By abusing drugs and alcohol, a Christian is contradicting his own belief system—that God is all one needs to survive. God, after all, is the only source a Christian must depend on. An addict is dependent upon chemical substances, which in turn, become false idols. Without even realizing how the evil one has manifested himself in the mind of the addict, he has already convinced the drug user that drugs are all they need to propel them through the day.
As a result, the addict takes on the characteristics of the entity who deceives. The addict lies, cheats, steals, breaks commandments, and hides from his or her true self, all in an effort to protect his reverence for the false idol—the drug.
Moving from darkness into light is a process. This process requires the help of fellow believers to overpower the entity who is out to destroy the Christian addict. This power can be found in Christian drug rehabs, in local churches, or in Christian outreach centers who desire only to shine the light of Christ upon the addict until the evil one recognizes that he is no match for God’s truth. The true believer, after all, will recognize the light as his true source and the deception will become clear because the darkness begins to fade to allow this clarity.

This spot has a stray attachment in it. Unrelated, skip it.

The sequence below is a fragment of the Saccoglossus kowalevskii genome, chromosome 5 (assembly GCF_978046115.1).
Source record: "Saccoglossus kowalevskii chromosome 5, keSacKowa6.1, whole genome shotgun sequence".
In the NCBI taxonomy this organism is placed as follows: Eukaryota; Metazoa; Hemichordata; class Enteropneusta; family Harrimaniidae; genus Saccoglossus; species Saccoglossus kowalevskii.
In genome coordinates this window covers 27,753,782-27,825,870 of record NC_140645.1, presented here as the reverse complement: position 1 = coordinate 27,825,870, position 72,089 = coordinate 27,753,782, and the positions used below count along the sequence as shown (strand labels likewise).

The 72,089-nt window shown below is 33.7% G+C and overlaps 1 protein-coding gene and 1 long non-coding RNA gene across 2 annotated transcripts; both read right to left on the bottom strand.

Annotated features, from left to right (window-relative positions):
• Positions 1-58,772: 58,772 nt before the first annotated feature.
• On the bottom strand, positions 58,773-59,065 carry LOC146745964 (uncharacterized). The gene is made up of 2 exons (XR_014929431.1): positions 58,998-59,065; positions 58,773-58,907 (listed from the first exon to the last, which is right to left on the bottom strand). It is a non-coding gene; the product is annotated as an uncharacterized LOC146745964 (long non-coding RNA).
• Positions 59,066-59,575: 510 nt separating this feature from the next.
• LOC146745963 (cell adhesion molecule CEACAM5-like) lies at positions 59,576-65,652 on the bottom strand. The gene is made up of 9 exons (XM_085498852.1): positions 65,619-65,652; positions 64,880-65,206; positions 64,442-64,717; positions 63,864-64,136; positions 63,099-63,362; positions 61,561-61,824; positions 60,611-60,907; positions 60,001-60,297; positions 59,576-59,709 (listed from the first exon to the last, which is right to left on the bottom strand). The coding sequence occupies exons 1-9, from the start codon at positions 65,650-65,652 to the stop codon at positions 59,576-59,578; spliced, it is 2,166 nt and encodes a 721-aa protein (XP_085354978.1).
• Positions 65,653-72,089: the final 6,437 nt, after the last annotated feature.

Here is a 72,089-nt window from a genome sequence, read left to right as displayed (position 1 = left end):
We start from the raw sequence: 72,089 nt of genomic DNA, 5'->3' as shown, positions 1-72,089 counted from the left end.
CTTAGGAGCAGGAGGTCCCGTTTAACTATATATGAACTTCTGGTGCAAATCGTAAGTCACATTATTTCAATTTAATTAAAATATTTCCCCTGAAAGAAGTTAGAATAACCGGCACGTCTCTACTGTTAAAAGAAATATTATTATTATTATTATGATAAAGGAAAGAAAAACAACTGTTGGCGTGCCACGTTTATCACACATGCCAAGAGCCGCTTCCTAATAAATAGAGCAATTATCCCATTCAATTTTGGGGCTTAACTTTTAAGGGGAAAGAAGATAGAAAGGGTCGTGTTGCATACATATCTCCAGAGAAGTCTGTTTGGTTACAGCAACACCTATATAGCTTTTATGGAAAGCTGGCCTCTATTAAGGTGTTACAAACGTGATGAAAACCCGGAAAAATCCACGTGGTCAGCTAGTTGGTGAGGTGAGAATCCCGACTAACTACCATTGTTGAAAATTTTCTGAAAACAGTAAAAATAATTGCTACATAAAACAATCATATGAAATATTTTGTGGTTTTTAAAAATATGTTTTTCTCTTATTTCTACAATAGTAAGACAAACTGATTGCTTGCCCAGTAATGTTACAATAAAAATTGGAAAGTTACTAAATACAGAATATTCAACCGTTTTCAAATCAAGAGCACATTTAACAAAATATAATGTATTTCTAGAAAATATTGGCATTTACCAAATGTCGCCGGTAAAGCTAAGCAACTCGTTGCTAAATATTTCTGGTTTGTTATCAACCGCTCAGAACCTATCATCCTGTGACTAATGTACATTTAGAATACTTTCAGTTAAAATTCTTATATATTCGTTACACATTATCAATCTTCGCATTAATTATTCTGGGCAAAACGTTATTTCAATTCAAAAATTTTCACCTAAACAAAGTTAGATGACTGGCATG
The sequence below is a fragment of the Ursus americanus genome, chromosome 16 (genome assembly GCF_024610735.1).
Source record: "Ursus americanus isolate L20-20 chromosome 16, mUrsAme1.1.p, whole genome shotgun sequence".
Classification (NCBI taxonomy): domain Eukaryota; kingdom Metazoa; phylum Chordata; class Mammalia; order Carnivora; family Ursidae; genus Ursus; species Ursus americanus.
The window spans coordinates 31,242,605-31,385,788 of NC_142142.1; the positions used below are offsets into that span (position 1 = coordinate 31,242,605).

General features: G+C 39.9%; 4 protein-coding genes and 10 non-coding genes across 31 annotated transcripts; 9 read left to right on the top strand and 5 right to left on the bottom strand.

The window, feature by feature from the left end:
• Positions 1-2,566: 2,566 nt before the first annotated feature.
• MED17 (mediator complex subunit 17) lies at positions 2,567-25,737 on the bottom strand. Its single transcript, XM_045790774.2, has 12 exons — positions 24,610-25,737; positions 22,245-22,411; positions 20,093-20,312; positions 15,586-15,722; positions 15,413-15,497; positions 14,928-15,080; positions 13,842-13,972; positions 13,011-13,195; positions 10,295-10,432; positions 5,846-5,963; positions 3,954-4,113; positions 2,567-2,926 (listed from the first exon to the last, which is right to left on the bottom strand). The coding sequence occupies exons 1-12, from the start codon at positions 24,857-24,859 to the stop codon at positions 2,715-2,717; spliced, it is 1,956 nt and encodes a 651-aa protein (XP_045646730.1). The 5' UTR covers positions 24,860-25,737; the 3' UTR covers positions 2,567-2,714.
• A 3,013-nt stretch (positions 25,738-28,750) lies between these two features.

At this point, God’s grace will be recognizable, as having always been there for the believer. God’s plan of salvation will have unfolded before the addict’s eyes. The Christian addict will understand that the Church that he or she belongs to is a refuge where no one person stands alone.
When the grace, or “undeserved favor of God”, rests in this suffering addict, he or she will then proceed to renew his or her mind. It is this renewal of the mind that Paul offers as a demonstration of the faith by which men and women are saved. This renewal, therefore, leads a person to live in light, where Faith with Works becomes a natural demonstration of the believer’s gratitude for God’s gift of grace.